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> > > > Seamus Heaney: Wintering Out

Seamus Heaney (b. 1939, d. 2013) was a poet, playwright, translator and lecturer, and the recipient of the 1995 Nobel Prize in Literature. He was the author of over 20 volumes of poetry and criticism, and edited several widely used anthologies. Anthony Hurford reflects on the poets third collection Wintering Out, which explores the poets relationship to the land.

front cover of Wintering Out by Seamus Heaney

First published in 1972, Wintering Out was Seamus Heaney's Third Collection

I read this book differently, I put it down eighty percent through, completing weeks later. I’m grateful it soaked in slow. But I left my writing late, had to refresh myself before drafting this. Mr. Heaney, as ever, deserves consideration, this collection is so fresh.

It is in two parts although I focus on part one, as it has a more obvious theme: it takes us back to a world, I hesitate to say Heaneyland as it's not an exclusive world but inclusive. It takes us back slowly to a world, to fine detail in that world, to remembering how to mix ourselves with the world and have it and us open to each other, it takes us back to language and makes that fresh (I read in Stepping Stones how he replied when asked if he saw himself as one who works 'from words' or 'towards them' (a distinction of Dylan Thomas') that he saw himself as doing both).

He speaks for the land and yet he allows it to speak and he relates to and with it. Having read his first two collections this felt like a deepening, a new aspect of his journey with the land of his early childhood. It reminded me of an idea I had reading Tolstoy, his Confession, how I was impressed by how much of Tolstoy’s journey was one of becoming more what he already was, making that more real. However, I’m not suggesting a similar life-crisis for Mr. Heaney.

A world pours forth in the poems of the first part - the language, the reality, the passing of it. Something of the feel of this section is of someone that appreciates the qualities of a world very well and is generous enough to share that with strangers, if they’ll listen.

Sometimes poetry reminds me of my own process of valuing the world (not financially), of attending and concluding and feeling and speaking and dreaming with it, the quality of being. This section is generous in this. But it's not at all warmth and pastoral idyll, we have the view of the 'Servant Boy', the changing world of 'The Last Mummer', a reality in 'The Other Side' and the "tang of possibility" from the past in 'Linen Town'. Throughout this his tenderness and common humanity. And openings to feelings that the fast world bypasses to get to the oh so important places it gets to.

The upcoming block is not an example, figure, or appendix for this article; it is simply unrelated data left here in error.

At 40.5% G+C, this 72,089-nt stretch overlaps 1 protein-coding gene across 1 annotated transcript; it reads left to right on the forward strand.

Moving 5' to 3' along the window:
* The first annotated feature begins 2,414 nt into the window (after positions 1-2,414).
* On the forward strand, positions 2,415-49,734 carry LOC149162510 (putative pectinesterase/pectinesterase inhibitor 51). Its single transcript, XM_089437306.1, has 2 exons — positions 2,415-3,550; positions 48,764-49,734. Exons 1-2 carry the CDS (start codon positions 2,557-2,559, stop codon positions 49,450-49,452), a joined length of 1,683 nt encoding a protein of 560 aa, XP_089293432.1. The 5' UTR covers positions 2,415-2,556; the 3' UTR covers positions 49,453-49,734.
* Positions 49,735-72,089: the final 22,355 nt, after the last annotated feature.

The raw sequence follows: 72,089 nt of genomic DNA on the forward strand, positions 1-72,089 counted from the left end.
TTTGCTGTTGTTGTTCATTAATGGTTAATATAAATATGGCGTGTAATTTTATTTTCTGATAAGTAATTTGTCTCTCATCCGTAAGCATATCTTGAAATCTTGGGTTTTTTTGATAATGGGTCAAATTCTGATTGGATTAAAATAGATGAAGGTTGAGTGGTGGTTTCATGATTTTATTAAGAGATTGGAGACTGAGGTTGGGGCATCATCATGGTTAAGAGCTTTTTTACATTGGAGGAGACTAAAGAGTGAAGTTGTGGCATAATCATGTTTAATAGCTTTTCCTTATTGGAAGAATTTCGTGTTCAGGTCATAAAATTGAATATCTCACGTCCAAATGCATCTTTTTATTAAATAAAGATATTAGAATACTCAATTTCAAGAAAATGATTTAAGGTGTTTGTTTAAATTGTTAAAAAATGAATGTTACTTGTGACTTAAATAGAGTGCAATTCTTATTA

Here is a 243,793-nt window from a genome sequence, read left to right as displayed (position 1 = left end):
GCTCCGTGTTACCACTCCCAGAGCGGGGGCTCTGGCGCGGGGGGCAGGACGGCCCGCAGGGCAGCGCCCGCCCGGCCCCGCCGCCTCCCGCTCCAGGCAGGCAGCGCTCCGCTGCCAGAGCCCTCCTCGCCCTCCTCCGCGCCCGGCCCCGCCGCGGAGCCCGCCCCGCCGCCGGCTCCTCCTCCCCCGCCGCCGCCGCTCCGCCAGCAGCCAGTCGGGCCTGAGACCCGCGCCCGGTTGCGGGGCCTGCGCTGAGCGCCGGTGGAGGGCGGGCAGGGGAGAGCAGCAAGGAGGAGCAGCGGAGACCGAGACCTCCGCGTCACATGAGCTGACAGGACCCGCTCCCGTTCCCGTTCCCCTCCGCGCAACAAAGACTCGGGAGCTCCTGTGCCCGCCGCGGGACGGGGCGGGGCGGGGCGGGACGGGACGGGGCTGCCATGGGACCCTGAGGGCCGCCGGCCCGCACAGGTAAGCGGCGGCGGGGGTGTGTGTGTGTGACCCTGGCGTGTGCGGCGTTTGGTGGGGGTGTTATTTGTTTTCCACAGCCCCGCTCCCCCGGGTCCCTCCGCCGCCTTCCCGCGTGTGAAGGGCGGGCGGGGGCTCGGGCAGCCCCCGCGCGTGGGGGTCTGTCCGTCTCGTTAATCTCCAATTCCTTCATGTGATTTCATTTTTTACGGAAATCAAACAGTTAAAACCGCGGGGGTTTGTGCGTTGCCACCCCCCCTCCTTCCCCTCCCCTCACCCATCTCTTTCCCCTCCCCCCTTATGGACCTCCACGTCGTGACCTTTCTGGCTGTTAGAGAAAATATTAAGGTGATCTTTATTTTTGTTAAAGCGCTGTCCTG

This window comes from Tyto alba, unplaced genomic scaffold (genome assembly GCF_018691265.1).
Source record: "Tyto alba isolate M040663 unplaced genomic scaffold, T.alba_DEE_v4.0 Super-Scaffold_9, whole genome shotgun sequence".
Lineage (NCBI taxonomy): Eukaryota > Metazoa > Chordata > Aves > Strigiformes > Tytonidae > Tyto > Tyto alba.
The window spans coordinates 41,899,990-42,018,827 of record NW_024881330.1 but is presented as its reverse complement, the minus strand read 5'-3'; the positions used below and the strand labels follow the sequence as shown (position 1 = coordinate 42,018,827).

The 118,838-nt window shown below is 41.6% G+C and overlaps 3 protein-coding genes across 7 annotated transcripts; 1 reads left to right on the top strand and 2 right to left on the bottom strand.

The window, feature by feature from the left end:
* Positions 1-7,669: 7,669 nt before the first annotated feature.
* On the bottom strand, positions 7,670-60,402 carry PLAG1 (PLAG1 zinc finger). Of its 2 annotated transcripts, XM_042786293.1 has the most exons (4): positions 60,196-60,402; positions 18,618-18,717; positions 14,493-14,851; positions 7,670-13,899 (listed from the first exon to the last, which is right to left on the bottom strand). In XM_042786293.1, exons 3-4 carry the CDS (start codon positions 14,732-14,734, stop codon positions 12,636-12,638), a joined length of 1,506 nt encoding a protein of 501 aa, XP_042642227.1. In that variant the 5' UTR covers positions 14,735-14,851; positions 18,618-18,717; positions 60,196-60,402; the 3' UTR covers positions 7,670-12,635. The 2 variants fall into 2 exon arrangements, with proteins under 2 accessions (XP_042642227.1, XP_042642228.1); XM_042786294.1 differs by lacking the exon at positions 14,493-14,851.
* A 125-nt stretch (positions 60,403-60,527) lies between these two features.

Two things leap out to me - his relationship to the land and the quality of language. This may be cheating, but, a flavour of him:

from 'Land'
"I stepped it, perch by perch.
Unbraiding rushes and grass
I opened my right-of-way
through old-bottoms and sowed-out ground
and gathered stones off the ploughing
to raise a small cairn.
Cleaned out the drains, faced the hedges
and often got up at dawn
to walk the outlying fields.

I composed habits for those acres
so that my last look would be
neither gluttonous nor starved.
I was ready to go anywhere.
. . . "

from 'Gifts of Rain':
" . . .
The tawny guttural water
spells itself: Moyola
is its own score and consort,

bedding the locale
in the utterance,
reed music, an old chanter

breathing its mists
through vowels and history.
A swollen river,

a mating call of sound . . . "

I said the land spoke and if in doubt about a complex relationship to the land read 'Oracle'. As to language – again I wonder if he was revaluing and embracing what he felt. He looks at Irish words but also at the flavour of words in another's mouth to the subject's ear, in 'The Wool Trade' which begins with a quote from one Stephen Dedalus. A reminder of the living quality of language, of how we value it ourselves perhaps and how that may be heard in our words, and I think throughout seen in his written word making world and words fresh.

In section one we meet 'The Tollund Man'. Perhaps revaluing is also present as he contemplates "old man-killing parishes". I neglect a huge aspect of his work in not saying more.

The second section has poems I like very much, on weddings and summer homes, family life. A string of poems about women I found powerful. I loved the poems 'Good-Night' with its observation, 'May' and 'Dawn' but it is the poems of the first half that opened up a world for me that I especially remember, that seem together somehow, unified by a vision of his vision.